It’s the other part of tax reform that politicians don’t always like to talk about: How can the U.S. make sure the American tax system at least collects on what it’s owed?
With tax day, when 2016 taxes are due, around the corner on Tuesday, April 18 this year, that problem is top of mind for U.S. government officials on both sides of the aisle.
The U.S. Internal Revenue Service has been a favorite Republican pincushion for most of the past decade; budget cuts have deprived the IRS of nearly $1 billion in funding since 2010.
So when Donald Trump’s new Treasury Secretary Steven Mnuchin jumped to the defense of the agency during his confirmation hearing in January, saying he was “particularly surprised” and “concerned” that “the IRS is under-resourced to perform its duties,” it was akin to crossing a picket line.
After years of workforce shrinkage, Mnuchin even suggested that the IRS should expand by hiring more employees: “Perhaps, the IRS just started with way too many people, but I am concerned about the staffing of the IRS,” he said. “That is an important part of fixing the tax gap,” he added, referring to the amount of unpaid taxes.
That was a far cry from Republican Ted Cruz’s erstwhile presidential campaign plan to abolish the IRS entirely.
Mnuchin also laid out his hopes to make filing and paying taxes simpler and more pleasant, proposing online taxpayer services on par with the e-commerce industry’s, and better technology to keep taxpayers’ data safe from cyberattacks. Cyber security has been a major challenge for the IRS in recent years, with hackers attempting to break into the IRS more than a million times every day, sometimes successfully.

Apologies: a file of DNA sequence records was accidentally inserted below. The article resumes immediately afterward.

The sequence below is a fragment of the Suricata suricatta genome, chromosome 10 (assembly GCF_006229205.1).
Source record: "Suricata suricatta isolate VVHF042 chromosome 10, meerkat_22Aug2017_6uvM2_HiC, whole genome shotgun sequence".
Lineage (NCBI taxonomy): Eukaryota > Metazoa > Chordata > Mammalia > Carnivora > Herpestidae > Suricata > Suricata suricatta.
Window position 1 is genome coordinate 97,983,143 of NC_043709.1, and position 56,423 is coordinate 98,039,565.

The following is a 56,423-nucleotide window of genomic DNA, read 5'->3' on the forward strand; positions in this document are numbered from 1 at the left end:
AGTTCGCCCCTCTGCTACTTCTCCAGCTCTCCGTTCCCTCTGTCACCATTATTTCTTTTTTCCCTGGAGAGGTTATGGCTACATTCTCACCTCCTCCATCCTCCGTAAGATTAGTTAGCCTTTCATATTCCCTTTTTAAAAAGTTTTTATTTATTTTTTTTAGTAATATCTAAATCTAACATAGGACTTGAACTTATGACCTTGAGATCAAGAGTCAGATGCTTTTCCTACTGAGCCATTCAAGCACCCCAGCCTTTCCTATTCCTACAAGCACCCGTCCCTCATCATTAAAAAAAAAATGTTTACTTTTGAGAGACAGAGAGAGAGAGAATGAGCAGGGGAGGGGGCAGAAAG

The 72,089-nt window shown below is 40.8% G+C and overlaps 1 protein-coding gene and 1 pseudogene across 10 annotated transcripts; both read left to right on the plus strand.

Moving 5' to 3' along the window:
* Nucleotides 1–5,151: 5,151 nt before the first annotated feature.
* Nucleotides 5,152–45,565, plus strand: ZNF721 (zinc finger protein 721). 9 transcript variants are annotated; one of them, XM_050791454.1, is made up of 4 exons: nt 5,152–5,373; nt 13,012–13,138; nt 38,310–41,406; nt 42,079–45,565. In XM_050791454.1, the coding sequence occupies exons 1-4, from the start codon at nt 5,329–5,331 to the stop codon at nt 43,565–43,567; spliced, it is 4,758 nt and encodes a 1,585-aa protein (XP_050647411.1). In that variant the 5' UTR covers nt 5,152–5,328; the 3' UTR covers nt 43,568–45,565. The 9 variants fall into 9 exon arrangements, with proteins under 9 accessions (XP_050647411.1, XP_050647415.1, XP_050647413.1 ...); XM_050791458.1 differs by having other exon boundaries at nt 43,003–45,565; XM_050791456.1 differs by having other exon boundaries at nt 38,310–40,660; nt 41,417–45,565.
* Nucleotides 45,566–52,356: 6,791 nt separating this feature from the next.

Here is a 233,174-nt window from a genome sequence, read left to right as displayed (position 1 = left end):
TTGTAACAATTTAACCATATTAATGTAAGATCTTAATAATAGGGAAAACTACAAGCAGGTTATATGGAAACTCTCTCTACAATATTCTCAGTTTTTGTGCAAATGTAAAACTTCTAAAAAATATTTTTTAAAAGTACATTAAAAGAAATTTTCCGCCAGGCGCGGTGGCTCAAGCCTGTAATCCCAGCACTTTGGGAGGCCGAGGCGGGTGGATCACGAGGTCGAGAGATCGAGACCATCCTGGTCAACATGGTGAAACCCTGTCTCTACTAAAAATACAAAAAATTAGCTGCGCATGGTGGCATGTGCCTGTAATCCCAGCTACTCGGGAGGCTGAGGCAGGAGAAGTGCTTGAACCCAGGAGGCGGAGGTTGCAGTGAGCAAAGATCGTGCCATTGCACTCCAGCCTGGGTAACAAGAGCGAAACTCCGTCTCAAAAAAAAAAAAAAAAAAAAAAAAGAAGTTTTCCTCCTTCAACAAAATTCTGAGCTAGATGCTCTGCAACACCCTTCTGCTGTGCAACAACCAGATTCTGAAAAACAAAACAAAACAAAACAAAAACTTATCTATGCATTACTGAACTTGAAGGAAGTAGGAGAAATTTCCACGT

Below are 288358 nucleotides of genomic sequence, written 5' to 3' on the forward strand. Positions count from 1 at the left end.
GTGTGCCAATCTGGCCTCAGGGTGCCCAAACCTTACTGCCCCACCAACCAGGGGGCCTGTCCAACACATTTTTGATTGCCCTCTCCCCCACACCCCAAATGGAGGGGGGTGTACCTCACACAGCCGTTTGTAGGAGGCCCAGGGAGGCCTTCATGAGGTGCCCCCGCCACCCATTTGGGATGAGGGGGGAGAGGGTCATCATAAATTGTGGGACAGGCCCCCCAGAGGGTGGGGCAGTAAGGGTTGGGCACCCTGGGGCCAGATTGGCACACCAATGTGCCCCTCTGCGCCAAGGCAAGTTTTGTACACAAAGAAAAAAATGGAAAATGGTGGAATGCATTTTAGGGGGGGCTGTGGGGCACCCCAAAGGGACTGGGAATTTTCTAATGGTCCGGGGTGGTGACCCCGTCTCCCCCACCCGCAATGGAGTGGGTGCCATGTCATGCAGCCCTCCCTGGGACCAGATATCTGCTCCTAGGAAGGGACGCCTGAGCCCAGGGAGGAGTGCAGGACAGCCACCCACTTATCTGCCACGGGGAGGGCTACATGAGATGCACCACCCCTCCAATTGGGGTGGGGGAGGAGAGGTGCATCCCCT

“There should be simple ways that the IRS can interact with the American taxpayers,” Mnuchin testified. “If you can get good service in the retail online business, there is no reason why we can’t use that same type of technology for taxpayers to communicate.”
No one had bothered, it seemed, to clue in the political outsider from Wall Street to just how politically fraught the battle over IRS funding really is. When the subject of IRS modernization came up at the hearing, Mnuchin sounded a bit naive: “I hope that’s at least a bipartisan issue that we can all agree on,” he ventured. “This is something I feel very strongly about.”
But Mnuchin’s vision may not get far, as that promised conversation with President Trump seems to be proving harder than he anticipated. The White House’s new budget calls for a 2% reduction in IRS funding. A Treasury spokesperson says the IRS will make up for the shortfall by using new technology and taking advantage of increases in electronic tax filing (e-filing) to whittle down processes that in the past likely relied more on humans.
And the new Treasury Secretary seems to have found a compromise he can live with, even if it doesn’t address all the ways he dreamed of making the IRS great again. Trump’s budget, Mnuchin said in a statement, “will ensure that we have the resources we need to enforce the nation’s tax laws,” while also prioritizing “initiatives that promote technology, efficiency and modernization.” Taxpayers may have to wait for Tax Day 2018 to find out how well Mnuchin is following through on that goal.
A version of this article appears in the April 1, 2017 issue of Fortune.